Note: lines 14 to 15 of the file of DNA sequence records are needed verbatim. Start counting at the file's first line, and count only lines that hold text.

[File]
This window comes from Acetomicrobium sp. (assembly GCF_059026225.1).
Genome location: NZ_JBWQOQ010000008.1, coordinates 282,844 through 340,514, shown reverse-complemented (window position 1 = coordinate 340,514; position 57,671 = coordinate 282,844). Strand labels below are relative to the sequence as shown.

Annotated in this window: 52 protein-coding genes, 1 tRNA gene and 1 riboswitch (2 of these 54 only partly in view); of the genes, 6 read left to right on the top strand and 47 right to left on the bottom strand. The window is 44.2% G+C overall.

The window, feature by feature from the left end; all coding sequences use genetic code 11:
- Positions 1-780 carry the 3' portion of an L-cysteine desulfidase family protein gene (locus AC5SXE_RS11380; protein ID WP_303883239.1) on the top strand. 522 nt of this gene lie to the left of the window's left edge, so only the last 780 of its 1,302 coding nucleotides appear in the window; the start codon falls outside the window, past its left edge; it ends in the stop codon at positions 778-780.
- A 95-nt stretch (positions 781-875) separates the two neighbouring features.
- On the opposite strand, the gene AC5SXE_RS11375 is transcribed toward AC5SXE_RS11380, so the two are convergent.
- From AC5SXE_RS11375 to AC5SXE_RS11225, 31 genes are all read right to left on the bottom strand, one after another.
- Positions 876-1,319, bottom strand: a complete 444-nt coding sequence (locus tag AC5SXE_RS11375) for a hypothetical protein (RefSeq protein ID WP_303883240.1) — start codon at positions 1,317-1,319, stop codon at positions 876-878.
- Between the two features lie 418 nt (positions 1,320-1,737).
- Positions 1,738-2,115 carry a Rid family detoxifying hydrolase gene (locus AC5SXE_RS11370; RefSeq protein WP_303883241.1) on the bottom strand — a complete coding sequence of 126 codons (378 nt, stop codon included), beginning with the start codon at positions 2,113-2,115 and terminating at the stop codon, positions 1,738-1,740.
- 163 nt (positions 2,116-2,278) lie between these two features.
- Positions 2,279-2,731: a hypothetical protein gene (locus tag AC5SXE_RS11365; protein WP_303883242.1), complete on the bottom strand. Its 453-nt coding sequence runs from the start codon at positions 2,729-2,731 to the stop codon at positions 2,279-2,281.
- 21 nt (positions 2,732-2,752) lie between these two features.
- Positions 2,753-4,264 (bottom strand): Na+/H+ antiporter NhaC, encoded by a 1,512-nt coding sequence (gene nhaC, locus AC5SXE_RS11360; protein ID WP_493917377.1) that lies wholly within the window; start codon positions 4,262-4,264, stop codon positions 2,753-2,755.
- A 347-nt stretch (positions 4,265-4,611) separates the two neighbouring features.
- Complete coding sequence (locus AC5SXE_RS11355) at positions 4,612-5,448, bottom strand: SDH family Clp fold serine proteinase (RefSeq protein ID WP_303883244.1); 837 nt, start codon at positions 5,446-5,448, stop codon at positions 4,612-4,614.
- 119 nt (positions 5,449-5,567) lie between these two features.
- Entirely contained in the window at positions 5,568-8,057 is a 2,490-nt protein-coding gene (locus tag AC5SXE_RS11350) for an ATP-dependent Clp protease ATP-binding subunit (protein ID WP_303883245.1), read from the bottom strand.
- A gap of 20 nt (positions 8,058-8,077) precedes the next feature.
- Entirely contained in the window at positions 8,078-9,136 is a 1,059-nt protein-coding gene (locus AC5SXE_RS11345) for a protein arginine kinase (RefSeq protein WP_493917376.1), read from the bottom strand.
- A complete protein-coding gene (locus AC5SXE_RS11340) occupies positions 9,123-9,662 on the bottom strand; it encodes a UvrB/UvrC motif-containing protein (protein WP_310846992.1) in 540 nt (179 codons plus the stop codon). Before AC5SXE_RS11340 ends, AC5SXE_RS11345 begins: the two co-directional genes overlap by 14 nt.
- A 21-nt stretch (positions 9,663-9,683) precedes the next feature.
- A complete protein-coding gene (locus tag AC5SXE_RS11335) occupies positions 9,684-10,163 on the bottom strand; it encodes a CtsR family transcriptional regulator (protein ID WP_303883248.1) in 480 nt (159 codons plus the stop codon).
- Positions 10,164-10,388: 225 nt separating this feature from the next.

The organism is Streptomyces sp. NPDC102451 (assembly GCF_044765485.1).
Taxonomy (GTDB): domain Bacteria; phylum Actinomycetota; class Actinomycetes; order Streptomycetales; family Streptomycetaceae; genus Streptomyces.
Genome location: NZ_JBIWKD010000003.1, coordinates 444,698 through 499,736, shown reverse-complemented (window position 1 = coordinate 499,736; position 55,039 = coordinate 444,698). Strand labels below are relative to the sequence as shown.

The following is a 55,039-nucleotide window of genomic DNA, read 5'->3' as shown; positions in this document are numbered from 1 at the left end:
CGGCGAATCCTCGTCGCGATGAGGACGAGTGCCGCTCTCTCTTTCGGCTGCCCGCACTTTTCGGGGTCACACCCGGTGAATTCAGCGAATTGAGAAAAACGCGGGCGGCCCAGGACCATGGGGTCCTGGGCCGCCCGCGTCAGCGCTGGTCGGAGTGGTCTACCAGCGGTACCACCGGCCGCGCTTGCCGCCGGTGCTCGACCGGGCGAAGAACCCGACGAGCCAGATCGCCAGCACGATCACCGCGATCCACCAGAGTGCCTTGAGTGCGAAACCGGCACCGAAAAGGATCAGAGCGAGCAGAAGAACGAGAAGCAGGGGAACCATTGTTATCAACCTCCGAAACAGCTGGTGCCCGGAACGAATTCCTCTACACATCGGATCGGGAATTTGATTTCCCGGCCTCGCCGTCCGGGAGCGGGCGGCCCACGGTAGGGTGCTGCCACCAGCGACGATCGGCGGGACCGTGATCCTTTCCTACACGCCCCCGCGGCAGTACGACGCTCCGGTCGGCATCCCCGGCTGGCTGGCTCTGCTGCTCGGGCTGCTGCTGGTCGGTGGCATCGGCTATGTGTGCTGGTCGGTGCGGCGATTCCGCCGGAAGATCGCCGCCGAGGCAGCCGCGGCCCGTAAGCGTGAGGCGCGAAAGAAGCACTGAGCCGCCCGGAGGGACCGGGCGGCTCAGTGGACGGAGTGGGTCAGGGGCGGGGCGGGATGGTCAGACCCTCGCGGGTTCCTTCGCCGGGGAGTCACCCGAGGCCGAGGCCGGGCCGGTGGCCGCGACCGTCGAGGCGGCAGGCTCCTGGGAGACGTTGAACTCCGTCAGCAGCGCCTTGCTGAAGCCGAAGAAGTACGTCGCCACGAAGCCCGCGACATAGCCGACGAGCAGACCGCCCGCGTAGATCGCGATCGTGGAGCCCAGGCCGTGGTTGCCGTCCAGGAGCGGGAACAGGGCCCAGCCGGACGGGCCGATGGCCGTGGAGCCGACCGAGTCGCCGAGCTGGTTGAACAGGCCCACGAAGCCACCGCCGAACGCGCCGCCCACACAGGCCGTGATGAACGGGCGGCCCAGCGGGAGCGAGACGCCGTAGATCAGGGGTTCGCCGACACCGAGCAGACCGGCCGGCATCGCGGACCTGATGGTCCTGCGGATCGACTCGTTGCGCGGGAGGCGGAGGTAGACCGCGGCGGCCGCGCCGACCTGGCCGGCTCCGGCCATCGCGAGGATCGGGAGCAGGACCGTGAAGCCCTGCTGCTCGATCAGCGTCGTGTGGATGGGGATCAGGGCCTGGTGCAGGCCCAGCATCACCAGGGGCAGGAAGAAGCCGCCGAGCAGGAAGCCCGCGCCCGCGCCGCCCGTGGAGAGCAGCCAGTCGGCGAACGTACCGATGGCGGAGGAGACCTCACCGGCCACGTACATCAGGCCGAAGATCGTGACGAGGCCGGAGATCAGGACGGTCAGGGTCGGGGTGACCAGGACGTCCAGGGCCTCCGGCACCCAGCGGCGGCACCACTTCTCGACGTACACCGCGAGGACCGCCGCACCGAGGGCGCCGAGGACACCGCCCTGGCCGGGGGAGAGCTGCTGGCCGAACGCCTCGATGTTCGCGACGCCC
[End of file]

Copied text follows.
- 21 nt (positions 2,732-2,752) lie between these two features.
- Positions 2,753-4,264 (bottom strand): Na+/H+ antiporter NhaC, encoded by a 1,512-nt coding sequence (gene nhaC, locus AC5SXE_RS11360; protein ID WP_493917377.1) that lies wholly within the window; start codon positions 4,262-4,264, stop codon positions 2,753-2,755.